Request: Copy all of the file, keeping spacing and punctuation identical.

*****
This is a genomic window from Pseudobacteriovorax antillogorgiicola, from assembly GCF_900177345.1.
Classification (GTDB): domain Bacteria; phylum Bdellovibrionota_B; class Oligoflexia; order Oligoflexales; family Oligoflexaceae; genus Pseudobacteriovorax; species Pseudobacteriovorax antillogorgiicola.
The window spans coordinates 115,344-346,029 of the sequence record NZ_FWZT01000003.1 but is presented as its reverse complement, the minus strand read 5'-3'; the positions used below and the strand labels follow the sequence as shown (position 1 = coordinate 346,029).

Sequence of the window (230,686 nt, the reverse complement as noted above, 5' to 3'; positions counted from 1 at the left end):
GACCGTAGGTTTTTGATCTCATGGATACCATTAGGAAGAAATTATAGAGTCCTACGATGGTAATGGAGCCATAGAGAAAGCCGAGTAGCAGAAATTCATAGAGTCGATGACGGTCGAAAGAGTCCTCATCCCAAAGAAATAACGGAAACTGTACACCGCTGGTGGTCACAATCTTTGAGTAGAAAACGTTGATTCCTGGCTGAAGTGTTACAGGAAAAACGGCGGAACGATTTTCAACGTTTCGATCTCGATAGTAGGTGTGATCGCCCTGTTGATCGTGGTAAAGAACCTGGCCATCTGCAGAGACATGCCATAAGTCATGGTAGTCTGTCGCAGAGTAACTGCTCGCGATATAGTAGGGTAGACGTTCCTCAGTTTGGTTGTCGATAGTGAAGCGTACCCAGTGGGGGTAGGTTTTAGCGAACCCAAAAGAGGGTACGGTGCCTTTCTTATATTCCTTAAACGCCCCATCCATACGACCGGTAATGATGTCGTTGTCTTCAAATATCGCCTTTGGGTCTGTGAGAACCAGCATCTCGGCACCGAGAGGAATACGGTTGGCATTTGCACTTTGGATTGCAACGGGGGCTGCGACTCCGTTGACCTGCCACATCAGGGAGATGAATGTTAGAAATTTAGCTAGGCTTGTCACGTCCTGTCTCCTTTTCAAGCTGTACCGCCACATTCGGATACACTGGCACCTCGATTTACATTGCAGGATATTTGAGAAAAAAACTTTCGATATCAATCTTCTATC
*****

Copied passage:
This is a genomic window from Pseudobacteriovorax antillogorgiicola, from assembly GCF_900177345.1.
Classification (GTDB): domain Bacteria; phylum Bdellovibrionota_B; class Oligoflexia; order Oligoflexales; family Oligoflexaceae; genus Pseudobacteriovorax; species Pseudobacteriovorax antillogorgiicola.
The window spans coordinates 115,344-346,029 of the sequence record NZ_FWZT01000003.1 but is presented as its reverse complement, the minus strand read 5'-3'; the positions used below and the strand labels follow the sequence as shown (position 1 = coordinate 346,029).

Sequence of the window (230,686 nt, the reverse complement as noted above, 5' to 3'; positions counted from 1 at the left end):
GACCGTAGGTTTTTGATCTCATGGATACCATTAGGAAGAAATTATAGAGTCCTACGATGGTAATGGAGCCATAGAGAAAGCCGAGTAGCAGAAATTCATAGAGTCGATGACGGTCGAAAGAGTCCTCATCCCAAAGAAATAACGGAAACTGTACACCGCTGGTGGTCACAATCTTTGAGTAGAAAACGTTGATTCCTGGCTGAAGTGTTACAGGAAAAACGGCGGAACGATTTTCAACGTTTCGATCTCGATAGTAGGTGTGATCGCCCTGTTGATCGTGGTAAAGAACCTGGCCATCTGCAGAGACATGCCATAAGTCATGGTAGTCTGTCGCAGAGTAACTGCTCGCGATATAGTAGGGTAGACGTTCCTCAGTTTGGTTGTCGATAGTGAAGCGTACCCAGTGGGGGTAGGTTTTAGCGAACCCAAAAGAGGGTACGGTGCCTTTCTTATATTCCTTAAACGCCCCATCCATACGACCGGTAATGATGTCGTTGTCTTCAAATATCGCCTTTGGGTCTGTGAGAACCAGCATCTCGGCACCGAGAGGAATACGGTTGGCATTTGCACTTTGGATTGCAACGGGGGCTGCGACTCCGTTGACCTGCCACATCAGGGAGATGAATGTTAGAAATTTAGCTAGGCTTGTCACGTCCTGTCTCCTTTTCAAGCTGTACCGCCACATTCGGATACACTGGCACCTCGATTTACATTGCAGGATATTTGAGAAAAAAACTTTCGATATCAATCTTCTATC